The relationship between a bank and its customers has changed a great deal in the past few years. From the time when paperwork and bureaucracy was the order of the day to when technology is driving faster, more focused transactions, the business of banking has changed in a big way and mostly to the benefit of the customer.
The customer is no longer just an anonymous number. Banking is nearly at a stage where products and services are tailored for the individual customer. Banks are close to create products, price them, and offer them to customers at an individual level.
Yet, the growing complexity of financial products, and the entire financial industry, has meant that regulation has had to follow suit. Even as new products and new ways of selling them are being developed, banking still needs to be as solid, trustworthy and safe as it has always been, perhaps even more so.
Lessons the world painfully absorbed in the aftermath of the 2007-08 financial crisis brought home the fact that regulation as it were prior to the crisis had not served customers, banks, the economy and society as well as it should have. In the decade since, this realisation has led to the review of accounting standards to create a more resilient and stable banking sector.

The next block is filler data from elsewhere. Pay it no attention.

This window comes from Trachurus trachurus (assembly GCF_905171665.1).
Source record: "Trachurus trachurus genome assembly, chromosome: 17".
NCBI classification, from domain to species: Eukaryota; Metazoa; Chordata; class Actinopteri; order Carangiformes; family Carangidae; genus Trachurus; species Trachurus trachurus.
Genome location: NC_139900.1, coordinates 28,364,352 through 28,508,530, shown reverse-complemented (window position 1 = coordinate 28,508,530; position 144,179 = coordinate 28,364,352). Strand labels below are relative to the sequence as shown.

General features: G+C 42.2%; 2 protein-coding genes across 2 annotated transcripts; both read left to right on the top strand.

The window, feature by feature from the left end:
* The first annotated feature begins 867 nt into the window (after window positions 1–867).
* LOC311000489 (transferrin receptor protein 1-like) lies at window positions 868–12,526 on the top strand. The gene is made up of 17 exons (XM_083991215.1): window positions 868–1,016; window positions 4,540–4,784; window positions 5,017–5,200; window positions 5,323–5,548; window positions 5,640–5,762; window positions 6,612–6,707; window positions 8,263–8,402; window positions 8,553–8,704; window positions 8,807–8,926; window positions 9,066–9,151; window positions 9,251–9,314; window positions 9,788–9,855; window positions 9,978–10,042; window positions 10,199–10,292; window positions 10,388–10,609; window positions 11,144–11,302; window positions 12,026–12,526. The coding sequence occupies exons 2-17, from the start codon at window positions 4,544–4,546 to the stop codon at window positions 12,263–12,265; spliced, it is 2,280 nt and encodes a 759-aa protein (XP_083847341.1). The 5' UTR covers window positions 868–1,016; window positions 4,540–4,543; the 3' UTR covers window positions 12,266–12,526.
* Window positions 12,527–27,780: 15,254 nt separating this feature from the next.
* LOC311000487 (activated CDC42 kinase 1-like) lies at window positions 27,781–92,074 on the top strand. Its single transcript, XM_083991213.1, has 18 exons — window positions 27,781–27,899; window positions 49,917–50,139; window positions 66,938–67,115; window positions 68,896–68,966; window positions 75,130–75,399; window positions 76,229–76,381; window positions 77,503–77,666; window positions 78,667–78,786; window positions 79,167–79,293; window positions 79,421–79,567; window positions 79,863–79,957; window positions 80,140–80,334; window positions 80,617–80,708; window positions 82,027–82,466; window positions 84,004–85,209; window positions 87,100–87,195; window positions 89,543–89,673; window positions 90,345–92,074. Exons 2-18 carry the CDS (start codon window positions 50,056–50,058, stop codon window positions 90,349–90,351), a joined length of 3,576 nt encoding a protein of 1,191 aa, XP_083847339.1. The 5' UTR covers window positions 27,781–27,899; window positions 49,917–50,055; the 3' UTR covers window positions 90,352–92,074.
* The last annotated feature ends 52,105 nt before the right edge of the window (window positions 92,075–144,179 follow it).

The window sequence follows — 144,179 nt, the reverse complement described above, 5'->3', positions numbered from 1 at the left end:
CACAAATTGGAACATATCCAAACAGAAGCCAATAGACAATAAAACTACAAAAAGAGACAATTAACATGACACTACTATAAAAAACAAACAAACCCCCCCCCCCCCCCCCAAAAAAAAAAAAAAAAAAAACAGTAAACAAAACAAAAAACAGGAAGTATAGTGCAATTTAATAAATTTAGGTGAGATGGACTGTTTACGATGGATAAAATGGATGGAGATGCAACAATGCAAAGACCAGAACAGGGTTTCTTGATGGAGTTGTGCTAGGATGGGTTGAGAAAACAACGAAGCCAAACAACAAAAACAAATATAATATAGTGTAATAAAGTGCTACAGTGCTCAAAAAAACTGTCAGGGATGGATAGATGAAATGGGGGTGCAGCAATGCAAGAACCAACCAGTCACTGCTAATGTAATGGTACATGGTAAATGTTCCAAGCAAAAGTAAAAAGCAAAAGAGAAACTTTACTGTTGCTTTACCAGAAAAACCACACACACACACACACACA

One of the most significant changes in this arsenal is a new reporting standard that is due to come into effect on January 1, 2018 across the globe. International Financial Reporting Standard 9, or IFRS 9, was developed in response to the global financial crisis to help ensure financial institutions recognise and account for risk more prudently. The standard was issued by the International Accounting Standard Board (IASB), and for which compliance is a regulatory requirement in the Kenyan Companies Act, 2015.
IFRS 9 deals with accounting for financial instruments such as loans and advances, customer deposits, government securities, cash, borrowings, other debtors and creditors. The standard guides the classification and measurement, impairment and hedging of these financial instruments.
While IFRS 9 may sound complicated and esoteric, it is at its core, very simple, the fundamental change being recognition of credit risk losses. Credit risk is the risk that a borrower will default on their contractual obligation to repay a loan. Traditionally, a bank (or any other financial institution offering credit products) has recognised a loan’s risk at the point of default.
Article: Business Daily